Forex Lesson 7: Key Market Influences

The Forex market is considered to be the largest market in the world with huge numbers of buyers and sellers. The volume of trade in the Forex market is difficult to monitor because the number of buyers and sellers isn’t restricted in any way, as long as the price is right anyone is capable of buying and selling.

A common misconception is that the major world banks buy and sell currencies to influence or manipulate the market. The reality is that the Forex market is too vast for single entities or banks to be able to control or manipulate. What major banks do try to do is to create a favourable economic climate for their country by buying or selling currencies depending on the strength of their own currency. Large companies with overseas investments or employees will also buy or sell currency pairs to influence their currency’s strength. For instance if a UK company owned a business in Europe they would pay their employees more if the pound weakened against the Euro. To avoid the pound weakening this company may invest in the pound to make it stronger and avoid losing out due to a stronger Euro.

Banks can also influence the strength of their country’s currency by intervening if it begins to drastically devalue. The Bank of Japan has been known to intervene when the value of the JPY was weakening. There are often key signs that a bank is going to intervene and invest in a currency to boost its value and worth. Some traders consider this to be a good indicator and use it to influence their trading, however it is not a recommended indicator and is one that carries a high risk of failure, as there is no clear indication of when the bank will intervene. This makes the increases the risk factor and the likelihood of losing money. It is much safer and recommended to use a method of stop loss as mentioned in an earlier module.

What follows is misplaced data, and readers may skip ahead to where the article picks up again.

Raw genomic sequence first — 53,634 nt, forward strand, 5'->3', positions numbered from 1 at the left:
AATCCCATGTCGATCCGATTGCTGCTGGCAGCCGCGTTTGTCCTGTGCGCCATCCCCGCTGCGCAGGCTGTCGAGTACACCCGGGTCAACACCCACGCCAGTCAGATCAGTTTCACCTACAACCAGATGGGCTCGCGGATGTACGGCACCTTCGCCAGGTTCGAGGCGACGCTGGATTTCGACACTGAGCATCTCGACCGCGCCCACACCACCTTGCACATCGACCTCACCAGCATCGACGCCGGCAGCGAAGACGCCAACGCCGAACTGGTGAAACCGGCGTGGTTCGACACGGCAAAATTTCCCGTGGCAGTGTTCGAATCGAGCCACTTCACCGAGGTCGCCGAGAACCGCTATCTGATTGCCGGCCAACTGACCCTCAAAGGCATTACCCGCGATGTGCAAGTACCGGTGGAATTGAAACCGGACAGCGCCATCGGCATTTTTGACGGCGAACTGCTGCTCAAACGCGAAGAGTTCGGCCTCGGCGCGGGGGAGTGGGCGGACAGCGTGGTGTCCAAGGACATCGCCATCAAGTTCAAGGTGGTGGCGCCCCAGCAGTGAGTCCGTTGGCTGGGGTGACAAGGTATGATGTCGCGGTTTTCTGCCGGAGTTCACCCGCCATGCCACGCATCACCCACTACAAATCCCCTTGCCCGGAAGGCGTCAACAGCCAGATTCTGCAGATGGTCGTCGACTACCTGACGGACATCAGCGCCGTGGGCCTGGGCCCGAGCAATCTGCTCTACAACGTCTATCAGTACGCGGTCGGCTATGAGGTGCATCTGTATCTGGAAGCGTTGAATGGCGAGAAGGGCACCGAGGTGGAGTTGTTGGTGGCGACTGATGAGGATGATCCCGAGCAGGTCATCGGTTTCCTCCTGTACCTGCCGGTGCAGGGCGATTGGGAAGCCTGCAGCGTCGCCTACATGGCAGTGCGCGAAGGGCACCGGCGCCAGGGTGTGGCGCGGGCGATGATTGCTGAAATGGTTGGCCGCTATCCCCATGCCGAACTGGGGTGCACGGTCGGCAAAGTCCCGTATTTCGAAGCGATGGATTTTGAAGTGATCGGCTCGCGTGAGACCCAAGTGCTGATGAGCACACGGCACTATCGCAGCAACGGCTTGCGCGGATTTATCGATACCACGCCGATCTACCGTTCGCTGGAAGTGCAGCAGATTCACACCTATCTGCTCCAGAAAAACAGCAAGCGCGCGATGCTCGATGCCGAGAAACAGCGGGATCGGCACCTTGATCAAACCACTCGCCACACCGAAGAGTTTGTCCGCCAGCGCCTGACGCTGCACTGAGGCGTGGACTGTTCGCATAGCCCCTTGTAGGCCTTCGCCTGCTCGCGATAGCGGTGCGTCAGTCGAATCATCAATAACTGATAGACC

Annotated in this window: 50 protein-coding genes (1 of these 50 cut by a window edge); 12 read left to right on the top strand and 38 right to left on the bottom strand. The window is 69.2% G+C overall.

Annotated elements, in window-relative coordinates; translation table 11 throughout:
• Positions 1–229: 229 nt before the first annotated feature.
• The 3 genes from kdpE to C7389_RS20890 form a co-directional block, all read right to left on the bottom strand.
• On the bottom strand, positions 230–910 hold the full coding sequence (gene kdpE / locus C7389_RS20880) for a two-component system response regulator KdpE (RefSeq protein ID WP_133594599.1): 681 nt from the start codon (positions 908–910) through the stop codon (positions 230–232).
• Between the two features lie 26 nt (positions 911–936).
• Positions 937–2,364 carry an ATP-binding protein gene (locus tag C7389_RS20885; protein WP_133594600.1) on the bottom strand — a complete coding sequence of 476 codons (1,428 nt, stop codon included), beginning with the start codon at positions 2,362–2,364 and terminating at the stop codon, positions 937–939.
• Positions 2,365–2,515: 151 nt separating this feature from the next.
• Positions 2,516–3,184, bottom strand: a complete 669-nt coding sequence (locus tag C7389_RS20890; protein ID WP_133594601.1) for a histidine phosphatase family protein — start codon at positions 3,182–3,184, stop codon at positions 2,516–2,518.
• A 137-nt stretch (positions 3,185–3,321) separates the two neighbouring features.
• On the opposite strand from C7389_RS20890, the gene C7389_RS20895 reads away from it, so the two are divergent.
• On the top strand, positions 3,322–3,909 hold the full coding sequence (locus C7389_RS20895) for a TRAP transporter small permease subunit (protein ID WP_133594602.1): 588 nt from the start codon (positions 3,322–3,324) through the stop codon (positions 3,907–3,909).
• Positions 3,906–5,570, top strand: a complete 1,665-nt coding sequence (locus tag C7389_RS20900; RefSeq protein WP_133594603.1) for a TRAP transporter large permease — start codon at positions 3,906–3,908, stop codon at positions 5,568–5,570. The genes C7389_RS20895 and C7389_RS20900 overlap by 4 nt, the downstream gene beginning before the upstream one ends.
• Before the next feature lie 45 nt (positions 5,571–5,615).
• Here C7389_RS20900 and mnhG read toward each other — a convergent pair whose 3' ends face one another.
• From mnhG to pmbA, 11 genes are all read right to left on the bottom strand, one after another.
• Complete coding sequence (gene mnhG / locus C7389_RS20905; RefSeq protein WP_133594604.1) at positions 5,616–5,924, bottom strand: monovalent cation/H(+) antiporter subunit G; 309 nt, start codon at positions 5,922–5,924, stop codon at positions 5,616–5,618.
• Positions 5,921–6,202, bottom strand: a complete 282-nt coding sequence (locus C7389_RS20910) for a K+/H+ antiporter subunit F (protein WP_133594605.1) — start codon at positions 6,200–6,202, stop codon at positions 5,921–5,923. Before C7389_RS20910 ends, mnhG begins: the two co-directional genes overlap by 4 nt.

As mentioned above a bank may intervene to boost the value of its country’s currency, this makes the currency stronger and the country more attractive for foreign investments, which in turn boosts revenue and perpetuates the increase in value of the currency. On the other hand a country may wish to devaluate its currency in order to make the country more popular for exportations, as the currency becomes weaker the foreign currencies have more buying power.

The currencies being traded influence the spread, or the cost of the trade. Currency pairs that are in high demand are considered to be more liquid. This simply means that these currency pairs are more popular with more need to cross trade. Pairs such as the EUR/USD or the USD/JPY are examples of currencies that are liquid, there is a high demand for them with many buyers and sellers at all levels making the cost of trading these currencies, or the spread when trading these currencies low. Currency pairs such as the GBP/USD and the CHF/JPY are less liquid as there is less demand for them; this makes the spread when trading these currencies higher.

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